Significant Learning

SIGNIFICANT LEARNING

 Sometimes we wonder why the teacher uses colorful chalk with some of the words written on the board. Sometimes the teacher writes in capital letter with important words. These are useful as guides for the students to differentiate the important and unimportant facts. In other words, accurate perception is important in good learning. It is part of the Gestalt principles. Clearly, these principles are useful as guide for teachers as they organize their materials and learning activities. Gestalt is a perspective focuses on the belief that human consciousness cannot be broken down into its elements

 Yet repetition learning is very limited. Learning word perfectly that “the square of the hypotenuse of a right-angled triangle is a square to the sum of the squares of the two sides” in Mathematics, while in Physics When body A exerts a force on a body B, then the body B exerts a force, equal in magnitude, opposite in direction and along the same line of action on the body B. Generally, we considered a little value of idea in a form of words, these have learnt without understanding. Indeed one of the real issues in assessing students through formal test and examinations is that is far easier to judge when to award marks if the criterion is remembering a specific recognizing formulation for a law rule, theorem etc. than to judge whether the students own words can be considered to reflect an understanding sufficiently close to the recognized meaning. Yet if understanding is the aim of much teaching ability to reproduce given statements and definitions is of limited interest. So although learning by repetition is an important phenomenon, much of formal education is about a different kind of learning this what we call a significant learning, because, when it becomes very clear that even when it may be justified to assume there to be inherent meaning in the objects and events we perceive in the environment, there is no automatic process of acquiring that meaning., rather we have available cognitive device that allows us to interpret what we see in meaningful ways, because we can call upon existing cognitive resources ,knowledge elements and interpretative frameworks. This cognitive device usually allows us to recognize a chair, even if it is not quite like any chair we have experienced before. Like someone who had never seen a chair might well decide to sit on, just as they might decide to use a convenient boulder as a seat. However, people recognize a chair because they have developed cognitive resources for recognizing chairs based on previous experiences relating to chair.

One of the first tasks teachers face when designing a course is deciding what they want students to learn or get out of their course, students will always learn something, but good teachers want their students to learn something important or significant, rather than something relatively insignificant. We can classify the significant of learning like foundational knowledge; at the base of most other kinds of learning is the need for students to “know” something. Knowing, as used here, refers to students’ ability to understand and remember specific information and ideas. It is important for people today to have some valid basic knowledge, for example, about science, history, literature, geography, etc. foundational knowledge provides the basic understanding that is necessary for other kinds of learning. Application knowledge: this kind of learning occurs when students learn how to engage in some new kind of action, which may be intellectual, physical, social, etc. Learning how to engage in various kinds of thinking (critical, creative, practical) is an important form of application learning. But this category of significant learning also includes developing certain skills or learning how to manage complex projects. Application learning allows other kinds of learning to become useful. Integration learning; when students are able to see and understand the connections between different things, an important kind of learning has occurred. The act of making new connections gives learners a new form of power, especially intellectual power. Human Dimension; when students learn something important about their own Self and/or about others, it enables them to interact more effectively with themselves or with others, students discover the personal and/or social implications of what they have learned. What they learn or the way in which they learn sometimes gives students a new understanding of themselves (self-image) or a new vision of what they want to become (self-ideal). This kind of learning informs students about the human significance of what they are learning.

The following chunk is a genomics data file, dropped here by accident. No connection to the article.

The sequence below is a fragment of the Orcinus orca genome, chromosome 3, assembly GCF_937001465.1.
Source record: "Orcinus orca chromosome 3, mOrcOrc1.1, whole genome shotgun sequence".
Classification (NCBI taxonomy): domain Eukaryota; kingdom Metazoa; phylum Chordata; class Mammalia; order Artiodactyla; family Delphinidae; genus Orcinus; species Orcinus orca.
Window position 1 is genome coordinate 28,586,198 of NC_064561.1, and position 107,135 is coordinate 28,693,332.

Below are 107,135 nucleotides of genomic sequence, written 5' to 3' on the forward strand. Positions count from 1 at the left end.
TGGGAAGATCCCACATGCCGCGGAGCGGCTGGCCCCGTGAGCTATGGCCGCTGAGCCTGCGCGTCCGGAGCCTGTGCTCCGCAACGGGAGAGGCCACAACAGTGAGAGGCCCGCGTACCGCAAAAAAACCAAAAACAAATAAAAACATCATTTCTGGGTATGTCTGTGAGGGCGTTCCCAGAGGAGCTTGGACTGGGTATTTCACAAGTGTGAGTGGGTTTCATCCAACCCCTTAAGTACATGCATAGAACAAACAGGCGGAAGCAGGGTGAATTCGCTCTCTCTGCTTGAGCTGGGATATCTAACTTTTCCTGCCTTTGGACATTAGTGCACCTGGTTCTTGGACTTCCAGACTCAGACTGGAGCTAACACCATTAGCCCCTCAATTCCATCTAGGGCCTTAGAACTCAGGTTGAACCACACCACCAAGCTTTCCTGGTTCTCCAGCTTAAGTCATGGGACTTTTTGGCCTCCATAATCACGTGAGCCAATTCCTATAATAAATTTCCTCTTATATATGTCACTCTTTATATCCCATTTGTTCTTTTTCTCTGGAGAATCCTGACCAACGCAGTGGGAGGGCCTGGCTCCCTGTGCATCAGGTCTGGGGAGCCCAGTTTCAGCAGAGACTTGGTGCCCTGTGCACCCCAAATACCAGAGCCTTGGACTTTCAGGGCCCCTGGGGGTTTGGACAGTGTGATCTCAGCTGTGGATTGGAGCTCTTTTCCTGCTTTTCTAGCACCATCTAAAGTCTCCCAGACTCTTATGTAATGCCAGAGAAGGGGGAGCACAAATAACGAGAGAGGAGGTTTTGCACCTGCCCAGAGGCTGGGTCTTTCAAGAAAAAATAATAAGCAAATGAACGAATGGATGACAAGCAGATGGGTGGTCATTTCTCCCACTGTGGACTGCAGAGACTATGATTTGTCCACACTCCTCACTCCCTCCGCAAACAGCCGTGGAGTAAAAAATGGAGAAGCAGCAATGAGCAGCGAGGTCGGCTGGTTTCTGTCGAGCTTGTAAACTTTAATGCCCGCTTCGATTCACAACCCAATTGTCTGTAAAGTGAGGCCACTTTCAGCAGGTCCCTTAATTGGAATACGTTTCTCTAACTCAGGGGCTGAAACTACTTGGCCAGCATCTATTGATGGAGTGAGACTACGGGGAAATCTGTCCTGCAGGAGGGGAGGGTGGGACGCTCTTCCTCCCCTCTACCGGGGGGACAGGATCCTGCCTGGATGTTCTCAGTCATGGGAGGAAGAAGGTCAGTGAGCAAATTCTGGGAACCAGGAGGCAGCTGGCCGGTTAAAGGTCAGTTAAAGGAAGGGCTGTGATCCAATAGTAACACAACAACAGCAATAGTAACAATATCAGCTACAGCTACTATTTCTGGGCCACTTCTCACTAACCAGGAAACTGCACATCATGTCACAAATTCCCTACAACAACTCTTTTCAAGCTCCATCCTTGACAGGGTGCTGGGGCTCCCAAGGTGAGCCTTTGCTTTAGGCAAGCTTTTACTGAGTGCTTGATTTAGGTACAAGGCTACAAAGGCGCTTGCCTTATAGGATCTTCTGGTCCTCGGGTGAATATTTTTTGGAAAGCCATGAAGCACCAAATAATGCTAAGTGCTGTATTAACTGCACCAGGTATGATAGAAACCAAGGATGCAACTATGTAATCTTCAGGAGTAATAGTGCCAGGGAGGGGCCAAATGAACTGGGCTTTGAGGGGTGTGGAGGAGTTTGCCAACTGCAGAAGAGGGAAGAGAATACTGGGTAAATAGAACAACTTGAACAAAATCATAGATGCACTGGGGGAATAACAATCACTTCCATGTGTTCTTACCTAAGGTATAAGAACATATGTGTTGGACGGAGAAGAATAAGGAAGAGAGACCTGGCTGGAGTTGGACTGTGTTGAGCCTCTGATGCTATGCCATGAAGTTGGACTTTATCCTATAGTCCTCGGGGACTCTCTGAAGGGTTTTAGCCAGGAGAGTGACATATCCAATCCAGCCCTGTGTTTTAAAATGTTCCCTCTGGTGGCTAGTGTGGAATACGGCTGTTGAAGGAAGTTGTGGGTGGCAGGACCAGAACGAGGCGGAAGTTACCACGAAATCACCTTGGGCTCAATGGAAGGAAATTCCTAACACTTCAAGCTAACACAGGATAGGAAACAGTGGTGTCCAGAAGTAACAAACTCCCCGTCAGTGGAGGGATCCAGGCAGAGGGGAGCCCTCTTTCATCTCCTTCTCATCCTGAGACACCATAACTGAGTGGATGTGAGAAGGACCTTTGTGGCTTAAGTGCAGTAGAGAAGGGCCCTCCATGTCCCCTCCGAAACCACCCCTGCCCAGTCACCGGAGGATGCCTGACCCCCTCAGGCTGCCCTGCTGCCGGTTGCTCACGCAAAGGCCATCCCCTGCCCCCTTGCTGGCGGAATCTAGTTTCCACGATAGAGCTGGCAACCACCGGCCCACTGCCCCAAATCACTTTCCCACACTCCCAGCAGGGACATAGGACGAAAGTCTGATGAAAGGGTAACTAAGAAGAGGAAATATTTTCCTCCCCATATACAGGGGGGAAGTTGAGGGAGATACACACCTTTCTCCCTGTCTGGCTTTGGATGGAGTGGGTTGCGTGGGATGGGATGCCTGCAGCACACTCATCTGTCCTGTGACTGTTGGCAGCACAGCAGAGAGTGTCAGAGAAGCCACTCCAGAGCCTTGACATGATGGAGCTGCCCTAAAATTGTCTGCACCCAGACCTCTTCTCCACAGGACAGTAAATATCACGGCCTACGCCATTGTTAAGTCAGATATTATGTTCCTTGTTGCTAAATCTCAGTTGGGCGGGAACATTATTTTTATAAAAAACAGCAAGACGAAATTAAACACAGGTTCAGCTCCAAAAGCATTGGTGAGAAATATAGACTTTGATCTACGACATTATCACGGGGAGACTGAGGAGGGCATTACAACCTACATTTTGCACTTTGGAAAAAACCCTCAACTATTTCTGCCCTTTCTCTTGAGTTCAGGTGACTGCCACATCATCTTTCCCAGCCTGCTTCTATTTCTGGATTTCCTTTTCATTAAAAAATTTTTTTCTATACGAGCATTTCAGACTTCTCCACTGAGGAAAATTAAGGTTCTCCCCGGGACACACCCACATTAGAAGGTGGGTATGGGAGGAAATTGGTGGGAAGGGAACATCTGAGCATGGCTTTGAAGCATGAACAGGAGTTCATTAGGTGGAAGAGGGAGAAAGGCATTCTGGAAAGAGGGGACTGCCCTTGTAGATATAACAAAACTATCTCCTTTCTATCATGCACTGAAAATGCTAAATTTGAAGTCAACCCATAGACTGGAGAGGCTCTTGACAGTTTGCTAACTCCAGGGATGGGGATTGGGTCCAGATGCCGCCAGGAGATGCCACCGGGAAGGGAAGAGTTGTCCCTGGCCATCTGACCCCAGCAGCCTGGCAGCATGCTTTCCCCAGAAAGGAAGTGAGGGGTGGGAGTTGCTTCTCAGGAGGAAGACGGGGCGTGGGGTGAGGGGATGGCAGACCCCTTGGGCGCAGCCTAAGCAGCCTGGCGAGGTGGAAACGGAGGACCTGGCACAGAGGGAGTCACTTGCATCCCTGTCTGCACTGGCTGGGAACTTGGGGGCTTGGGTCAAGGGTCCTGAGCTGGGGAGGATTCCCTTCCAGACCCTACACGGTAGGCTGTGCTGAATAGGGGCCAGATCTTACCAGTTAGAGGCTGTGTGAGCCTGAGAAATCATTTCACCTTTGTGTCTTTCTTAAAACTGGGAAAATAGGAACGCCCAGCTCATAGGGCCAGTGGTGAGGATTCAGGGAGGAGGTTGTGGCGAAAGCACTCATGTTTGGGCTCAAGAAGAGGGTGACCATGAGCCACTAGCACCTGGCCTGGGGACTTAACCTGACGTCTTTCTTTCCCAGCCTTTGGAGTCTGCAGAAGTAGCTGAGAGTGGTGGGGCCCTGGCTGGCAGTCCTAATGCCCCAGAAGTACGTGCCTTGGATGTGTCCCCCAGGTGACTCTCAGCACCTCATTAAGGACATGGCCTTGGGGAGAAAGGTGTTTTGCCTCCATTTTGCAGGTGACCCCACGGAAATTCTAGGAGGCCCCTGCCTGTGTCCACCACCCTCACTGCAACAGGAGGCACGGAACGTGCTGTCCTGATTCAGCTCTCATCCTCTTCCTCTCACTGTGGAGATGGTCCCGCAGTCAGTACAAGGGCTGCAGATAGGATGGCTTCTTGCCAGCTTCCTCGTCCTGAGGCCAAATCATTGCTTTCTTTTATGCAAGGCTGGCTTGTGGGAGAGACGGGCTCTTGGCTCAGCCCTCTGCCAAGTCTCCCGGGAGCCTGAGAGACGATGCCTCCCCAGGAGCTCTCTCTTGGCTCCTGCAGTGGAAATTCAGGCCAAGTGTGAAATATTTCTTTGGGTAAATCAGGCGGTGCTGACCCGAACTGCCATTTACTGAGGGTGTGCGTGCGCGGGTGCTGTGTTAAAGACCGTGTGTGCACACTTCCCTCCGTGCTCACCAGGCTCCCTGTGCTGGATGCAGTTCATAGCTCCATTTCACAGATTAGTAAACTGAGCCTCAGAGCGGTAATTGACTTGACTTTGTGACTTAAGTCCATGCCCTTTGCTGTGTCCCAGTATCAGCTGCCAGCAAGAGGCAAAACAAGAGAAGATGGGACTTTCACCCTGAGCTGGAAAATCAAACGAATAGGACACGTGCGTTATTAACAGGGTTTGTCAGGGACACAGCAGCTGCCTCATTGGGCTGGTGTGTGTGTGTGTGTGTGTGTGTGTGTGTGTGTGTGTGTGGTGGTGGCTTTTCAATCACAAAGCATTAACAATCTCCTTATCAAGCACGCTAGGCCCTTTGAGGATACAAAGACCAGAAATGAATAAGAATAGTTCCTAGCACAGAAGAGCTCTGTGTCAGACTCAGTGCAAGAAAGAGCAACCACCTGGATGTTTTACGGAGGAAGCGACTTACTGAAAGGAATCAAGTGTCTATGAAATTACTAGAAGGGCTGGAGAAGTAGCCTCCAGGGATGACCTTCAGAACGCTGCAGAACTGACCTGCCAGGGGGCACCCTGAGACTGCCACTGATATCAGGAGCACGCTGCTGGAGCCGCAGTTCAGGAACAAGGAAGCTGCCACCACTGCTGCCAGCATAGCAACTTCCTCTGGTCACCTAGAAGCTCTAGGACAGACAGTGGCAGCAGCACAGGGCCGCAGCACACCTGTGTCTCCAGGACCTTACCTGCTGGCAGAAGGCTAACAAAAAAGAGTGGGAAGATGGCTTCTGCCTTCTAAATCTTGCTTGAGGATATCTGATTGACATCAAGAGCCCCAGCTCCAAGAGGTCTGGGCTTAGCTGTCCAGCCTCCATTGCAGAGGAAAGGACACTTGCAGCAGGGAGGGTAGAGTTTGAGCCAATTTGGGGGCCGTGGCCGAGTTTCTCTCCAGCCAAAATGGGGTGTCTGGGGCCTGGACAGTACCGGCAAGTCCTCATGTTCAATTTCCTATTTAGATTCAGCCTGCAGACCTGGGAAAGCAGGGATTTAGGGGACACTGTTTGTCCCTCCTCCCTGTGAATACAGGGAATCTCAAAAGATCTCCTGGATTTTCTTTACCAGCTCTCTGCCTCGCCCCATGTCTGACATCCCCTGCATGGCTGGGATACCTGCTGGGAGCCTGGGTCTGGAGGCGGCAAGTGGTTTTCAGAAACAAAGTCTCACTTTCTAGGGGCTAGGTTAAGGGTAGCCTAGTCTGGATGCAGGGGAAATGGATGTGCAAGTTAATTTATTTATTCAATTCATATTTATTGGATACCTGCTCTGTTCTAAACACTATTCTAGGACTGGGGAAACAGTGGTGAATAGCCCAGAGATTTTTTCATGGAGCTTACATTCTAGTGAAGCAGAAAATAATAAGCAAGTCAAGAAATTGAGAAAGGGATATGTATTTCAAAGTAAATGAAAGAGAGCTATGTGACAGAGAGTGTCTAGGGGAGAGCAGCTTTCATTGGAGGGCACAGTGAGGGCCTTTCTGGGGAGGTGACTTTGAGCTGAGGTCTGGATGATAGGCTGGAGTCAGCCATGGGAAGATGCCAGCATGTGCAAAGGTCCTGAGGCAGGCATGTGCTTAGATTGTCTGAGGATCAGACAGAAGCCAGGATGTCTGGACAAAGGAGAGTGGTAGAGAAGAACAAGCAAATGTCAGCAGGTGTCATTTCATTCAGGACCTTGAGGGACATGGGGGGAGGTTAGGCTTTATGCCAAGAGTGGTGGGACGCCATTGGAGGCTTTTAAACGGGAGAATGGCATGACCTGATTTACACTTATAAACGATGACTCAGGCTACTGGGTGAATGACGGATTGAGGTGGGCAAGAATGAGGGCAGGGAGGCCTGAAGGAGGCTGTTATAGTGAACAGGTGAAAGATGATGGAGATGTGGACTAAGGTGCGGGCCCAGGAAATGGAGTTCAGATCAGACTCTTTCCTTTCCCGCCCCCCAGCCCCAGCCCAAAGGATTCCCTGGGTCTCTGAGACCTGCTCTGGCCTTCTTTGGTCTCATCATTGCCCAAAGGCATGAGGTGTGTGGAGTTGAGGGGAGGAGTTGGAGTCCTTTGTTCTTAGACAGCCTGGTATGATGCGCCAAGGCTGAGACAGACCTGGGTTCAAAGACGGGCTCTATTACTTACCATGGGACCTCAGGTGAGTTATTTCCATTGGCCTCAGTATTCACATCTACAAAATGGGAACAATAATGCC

Sometimes a learning experience changes’ the degree to which students care about something. This may be reflected in the form of new feelings, interests, and/or values. Any of these changes means students now care about something to a greater degree or in a way than they did before. When students care about something, they then have the energy they need for learning more about it and making it a part of their lives. Without the energy for learning, nothing significant happens.  Students also need how to learn something about the process of learning itself. It may be learning how to be a better student, how to engage in a particular kind of inquiry for a specific methods or scientific reference or how to become self-directing learners, this enables students to continue learning in the future and to do so with greater effectiveness.

 

Sources: 

Steve Paul (1952-2001): Creating Significant Learning experiences

http://www.unl.edu/philosophy/[L._Dee_Fink]_Creating_Significant_Learning_Experi(BookZZ.org).pdf

 Dee Fink’s Taxonomy of Significant Learning
http://www.byui.edu/outcomes-and-assessment-old/the-basics/step-1-articulate-outcomes/dee-finks-taxonomy-of-significant-learning